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Women’s bookstore beating the oddds

Toronto Women's Bookstore celebrates 35 years

In the age of mega bookstores Toronto’s feminist bookshop — a hub of queer women’s culture in the city — is still going strong. The Toronto Women’s Bookstore (TWB), which has made its home on Harbord St since its inception, is gearing up to celebrate its 35th year in business.

“At one point there were 21 feminist bookstores in the country,” says TWB event coordinator Janet Romero, speculating that there are only three left in Canada today. “Since the big chain bookstores it’s a tough climate to survive in.”

In 1973 the nonprofit began with a single shelf of books for sale at the now-defunct Toronto Women’s Centre and a mission to make room for female authors and feminist politics. Although the bookstore still fits that bill its mandate has shifted to promote antioppression politics more broadly.

“The focus has shifted to authors in the indigenous communities and folks of colour,” says Romero. “Initially it was really about selling feminist work or work by women which translated into work primarily by white women. That changed within the last 15 years to reflect the rest of our communities. [Former managers] Anju [Gogia] and May [Lui] were key in making that happen, not only by buying books by people of colour but by hiring staff who were more representative of communities of colour.”

TWB has also made a point of highlighting queer women writers over the years.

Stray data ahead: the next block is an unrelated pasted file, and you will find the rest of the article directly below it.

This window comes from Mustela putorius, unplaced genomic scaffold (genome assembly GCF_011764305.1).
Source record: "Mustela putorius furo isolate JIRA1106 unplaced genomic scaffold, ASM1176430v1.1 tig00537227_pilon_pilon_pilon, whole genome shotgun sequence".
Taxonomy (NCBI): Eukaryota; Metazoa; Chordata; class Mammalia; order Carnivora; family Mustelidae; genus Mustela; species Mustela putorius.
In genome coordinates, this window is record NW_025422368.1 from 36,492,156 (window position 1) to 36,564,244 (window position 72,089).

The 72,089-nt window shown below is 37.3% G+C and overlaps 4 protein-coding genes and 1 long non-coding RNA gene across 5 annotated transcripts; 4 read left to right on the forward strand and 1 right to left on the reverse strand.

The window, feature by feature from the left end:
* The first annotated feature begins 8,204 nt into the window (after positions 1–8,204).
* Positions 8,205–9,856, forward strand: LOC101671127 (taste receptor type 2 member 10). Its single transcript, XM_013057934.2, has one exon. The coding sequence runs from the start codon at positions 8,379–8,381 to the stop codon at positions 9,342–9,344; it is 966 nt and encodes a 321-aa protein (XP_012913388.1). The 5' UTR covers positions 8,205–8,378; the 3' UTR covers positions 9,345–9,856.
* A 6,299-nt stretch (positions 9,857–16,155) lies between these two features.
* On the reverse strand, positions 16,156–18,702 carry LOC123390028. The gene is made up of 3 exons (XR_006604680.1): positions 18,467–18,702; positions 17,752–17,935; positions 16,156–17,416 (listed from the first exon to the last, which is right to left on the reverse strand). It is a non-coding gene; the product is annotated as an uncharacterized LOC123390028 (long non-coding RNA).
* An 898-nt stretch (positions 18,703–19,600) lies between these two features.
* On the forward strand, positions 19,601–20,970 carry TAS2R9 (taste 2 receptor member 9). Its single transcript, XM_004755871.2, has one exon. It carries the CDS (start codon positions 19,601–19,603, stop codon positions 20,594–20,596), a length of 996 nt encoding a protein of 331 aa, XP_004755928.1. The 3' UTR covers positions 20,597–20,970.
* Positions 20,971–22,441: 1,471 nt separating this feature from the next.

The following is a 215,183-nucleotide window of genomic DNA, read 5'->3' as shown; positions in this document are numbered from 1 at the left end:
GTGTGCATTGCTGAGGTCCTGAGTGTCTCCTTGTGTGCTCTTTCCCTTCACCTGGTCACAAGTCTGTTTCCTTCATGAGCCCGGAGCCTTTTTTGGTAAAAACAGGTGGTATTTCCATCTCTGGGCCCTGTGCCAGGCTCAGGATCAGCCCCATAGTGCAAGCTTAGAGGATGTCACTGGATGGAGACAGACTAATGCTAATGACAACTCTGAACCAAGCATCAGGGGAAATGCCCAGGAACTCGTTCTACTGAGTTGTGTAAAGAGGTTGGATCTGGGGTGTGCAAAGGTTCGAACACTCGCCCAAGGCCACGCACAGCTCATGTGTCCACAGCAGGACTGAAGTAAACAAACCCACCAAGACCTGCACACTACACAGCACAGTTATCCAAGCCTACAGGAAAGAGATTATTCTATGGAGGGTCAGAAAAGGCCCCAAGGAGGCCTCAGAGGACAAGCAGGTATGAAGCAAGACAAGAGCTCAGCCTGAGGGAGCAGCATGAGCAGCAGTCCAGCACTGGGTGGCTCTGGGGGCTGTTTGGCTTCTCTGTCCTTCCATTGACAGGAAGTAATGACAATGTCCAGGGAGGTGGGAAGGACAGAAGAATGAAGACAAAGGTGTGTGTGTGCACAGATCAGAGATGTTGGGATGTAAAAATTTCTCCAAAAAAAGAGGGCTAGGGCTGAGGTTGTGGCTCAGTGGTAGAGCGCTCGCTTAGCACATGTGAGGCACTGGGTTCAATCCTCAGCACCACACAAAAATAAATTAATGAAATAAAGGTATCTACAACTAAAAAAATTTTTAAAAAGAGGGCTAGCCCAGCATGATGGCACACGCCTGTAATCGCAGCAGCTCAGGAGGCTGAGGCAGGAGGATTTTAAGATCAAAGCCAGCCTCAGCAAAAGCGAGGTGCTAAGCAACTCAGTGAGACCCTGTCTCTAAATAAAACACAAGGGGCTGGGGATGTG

“We try as much as we can to highlight and do events with local queer authors [like] Anna Camilleri, Farzana Doctor, Dionne Brand, Shani Mootoo. When we know local queer authors are doing something we’re right on it to try to be the bookstore associated with the launch.”

The store has also become a champion of other marginalized groups, including queer men of colour.

“Men who are working from a feminist standpoint, it’s important for us to make those connections as well,” says Romero, adding that TWB has hosted launches for locals including Rinaldo Walcott and Daniel Heath Justice.

But Romero says it’s the bookstore’s business providing educational texts that keeps it in the black.

“How we survive is that we carry course books, mostly for U of T, but some for York and Ryerson. That’s where the majority of our income comes from.”

Like other alternative bookshops TWB has had troubles getting queer titles across the border, like the 2002 title Cherry, which included a fisting scene. But Romero notes that it hasn’t happened in the four years she’s been with TWB.

In addition to offering the printed word TWB runs workshops and events and acts as a kind of de facto community centre.

“It’s more than a bookstore,” says Romero. “It’s a community space where people come to find out what’s going on in the community.”